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Stanley Kubrick’s A Clockwork Orange is a highly disturbing and yet (pardon the pun) eye-opening film. With scenes of rape, ultra-violence, drug abuse, and even torture, it is an exhausting event of a film to watch in one sitting. What makes it impossible to turn off though, is the questions it raises about human morality and behavior.

There is no doubt that Alex is not a good man. At age 17 (15 in the novel), he ignores and manipulates his parents, beats old men in abandoned alleys, and rapes young women whenever he wants a bit of in-and-out. When he finally gets captured by the police and put in jail, you physically feel the taught muscles of your body relax, thinking you will no longer have to witness anymore of Alex’s crimes. That relief doesn’t last long. The “therapy” Alex enrolls in is equally disquieting. The government doctors and psychiatrists cause Alex a great deal of stress, pain, and mental distress.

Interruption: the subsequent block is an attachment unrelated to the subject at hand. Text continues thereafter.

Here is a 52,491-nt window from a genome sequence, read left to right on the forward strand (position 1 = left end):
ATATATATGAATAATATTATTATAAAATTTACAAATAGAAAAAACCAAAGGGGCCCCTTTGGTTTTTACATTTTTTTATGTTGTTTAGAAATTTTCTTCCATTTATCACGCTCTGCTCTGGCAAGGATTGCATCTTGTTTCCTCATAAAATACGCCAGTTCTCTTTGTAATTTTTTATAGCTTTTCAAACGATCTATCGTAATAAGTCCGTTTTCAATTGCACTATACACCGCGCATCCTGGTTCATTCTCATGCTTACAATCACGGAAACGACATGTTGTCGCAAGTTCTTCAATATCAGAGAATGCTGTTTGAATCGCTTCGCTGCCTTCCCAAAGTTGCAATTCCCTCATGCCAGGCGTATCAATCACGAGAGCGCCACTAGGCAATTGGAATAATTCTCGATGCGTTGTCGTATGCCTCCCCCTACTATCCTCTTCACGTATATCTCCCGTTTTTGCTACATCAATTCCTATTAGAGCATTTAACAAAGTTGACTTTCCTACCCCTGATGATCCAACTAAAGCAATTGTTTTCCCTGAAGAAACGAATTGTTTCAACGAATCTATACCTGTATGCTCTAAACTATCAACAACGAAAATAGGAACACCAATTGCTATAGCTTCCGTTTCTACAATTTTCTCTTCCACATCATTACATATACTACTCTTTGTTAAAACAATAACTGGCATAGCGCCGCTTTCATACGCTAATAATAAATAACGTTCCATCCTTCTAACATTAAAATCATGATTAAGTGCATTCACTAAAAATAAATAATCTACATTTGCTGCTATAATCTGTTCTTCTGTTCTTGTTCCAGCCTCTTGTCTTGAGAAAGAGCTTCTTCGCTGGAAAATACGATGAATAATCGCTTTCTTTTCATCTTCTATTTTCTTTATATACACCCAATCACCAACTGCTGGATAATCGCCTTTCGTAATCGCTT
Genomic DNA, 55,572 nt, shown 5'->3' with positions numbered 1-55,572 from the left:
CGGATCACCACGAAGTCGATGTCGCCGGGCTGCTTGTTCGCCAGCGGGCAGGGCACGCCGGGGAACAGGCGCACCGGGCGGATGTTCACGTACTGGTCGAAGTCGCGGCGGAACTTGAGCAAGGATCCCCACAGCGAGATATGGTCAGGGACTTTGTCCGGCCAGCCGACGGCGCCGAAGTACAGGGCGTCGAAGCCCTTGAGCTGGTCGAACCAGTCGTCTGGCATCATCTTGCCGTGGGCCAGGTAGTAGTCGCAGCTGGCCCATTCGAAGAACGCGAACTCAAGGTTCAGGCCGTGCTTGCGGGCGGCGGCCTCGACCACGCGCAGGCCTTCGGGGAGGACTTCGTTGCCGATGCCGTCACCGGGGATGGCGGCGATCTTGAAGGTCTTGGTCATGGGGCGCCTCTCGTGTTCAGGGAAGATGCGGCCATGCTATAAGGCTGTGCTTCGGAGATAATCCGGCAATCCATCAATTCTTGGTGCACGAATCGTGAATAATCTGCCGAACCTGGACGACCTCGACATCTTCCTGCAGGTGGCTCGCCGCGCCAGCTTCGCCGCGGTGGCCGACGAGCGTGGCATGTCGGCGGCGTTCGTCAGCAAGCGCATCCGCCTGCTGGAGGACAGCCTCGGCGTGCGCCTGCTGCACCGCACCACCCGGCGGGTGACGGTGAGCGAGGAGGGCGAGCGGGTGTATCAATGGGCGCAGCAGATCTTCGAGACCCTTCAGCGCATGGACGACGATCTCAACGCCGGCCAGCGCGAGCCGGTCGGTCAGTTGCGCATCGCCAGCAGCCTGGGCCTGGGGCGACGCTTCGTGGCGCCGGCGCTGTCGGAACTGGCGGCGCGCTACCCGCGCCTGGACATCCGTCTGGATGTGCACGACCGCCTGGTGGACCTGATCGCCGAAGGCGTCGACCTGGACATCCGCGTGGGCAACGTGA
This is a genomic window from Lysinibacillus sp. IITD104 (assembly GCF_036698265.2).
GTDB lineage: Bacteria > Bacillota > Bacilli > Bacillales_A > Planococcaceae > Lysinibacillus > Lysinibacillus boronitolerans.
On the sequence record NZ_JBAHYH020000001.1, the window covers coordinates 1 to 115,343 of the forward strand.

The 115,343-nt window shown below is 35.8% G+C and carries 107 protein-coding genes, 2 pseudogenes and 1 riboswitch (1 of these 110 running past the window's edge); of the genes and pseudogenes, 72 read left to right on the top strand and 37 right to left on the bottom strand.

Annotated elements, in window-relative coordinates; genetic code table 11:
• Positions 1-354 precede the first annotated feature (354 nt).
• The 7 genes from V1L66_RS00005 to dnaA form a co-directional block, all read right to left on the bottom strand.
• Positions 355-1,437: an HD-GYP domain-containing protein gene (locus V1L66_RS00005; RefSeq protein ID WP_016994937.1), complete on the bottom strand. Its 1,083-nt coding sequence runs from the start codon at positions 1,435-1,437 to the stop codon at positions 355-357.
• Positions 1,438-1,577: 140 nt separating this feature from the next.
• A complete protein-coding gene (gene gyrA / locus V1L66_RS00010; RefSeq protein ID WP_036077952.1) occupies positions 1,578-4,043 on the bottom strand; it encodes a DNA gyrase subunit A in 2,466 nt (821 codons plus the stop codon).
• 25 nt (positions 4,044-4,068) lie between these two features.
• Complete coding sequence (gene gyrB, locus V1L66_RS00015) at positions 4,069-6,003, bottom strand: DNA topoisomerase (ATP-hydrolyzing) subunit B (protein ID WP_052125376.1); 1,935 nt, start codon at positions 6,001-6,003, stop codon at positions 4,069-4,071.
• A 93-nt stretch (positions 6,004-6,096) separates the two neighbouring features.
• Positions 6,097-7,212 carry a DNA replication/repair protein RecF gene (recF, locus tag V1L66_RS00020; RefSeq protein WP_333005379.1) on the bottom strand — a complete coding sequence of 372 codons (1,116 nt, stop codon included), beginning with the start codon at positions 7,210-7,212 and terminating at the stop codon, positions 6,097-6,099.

As Alex dehumanizes others for his own pleasure, he in turn dehumanizes himself. The film is set up so the audience does not think of him as a person, but instead only thinks of him as a soulless, heartless criminal. Why then do we feel sympathy for someone who has lost their humanity? Is it because he still looks human? As the therapy progresses Alex begins to behave with more kindness and warmth towards those in the hospital. Does this mean that the intense, accosting methods are working? Can we only fight fire with fire?  If Alex can so easily be conditioned to behave in a civil and decent manner, then was his previous behavior a result of conditioning by society? If human nature can be so easily manipulated and designed, does it exist in the first place?

After Alex’s attempted suicide he tells the doctors in the hospital that he is “cured all right.” What does this mean? The following epilogue scene that depicts him as a loving father with a job and a home may lead us to believe that Alex has been reborn, illustrating that anyone is capable of making the best of a second chance. Maybe Alex just had to realize on his own that his previous actions had consequences for more than just himself. Was he truly cured of his penchant for violence? Or is he just creating a good cover?

Perhaps the most unsettling aspect of the film is that it does not answer any of these questions. What’s even more terrifying, is that we cannot definitively answer them ourselves.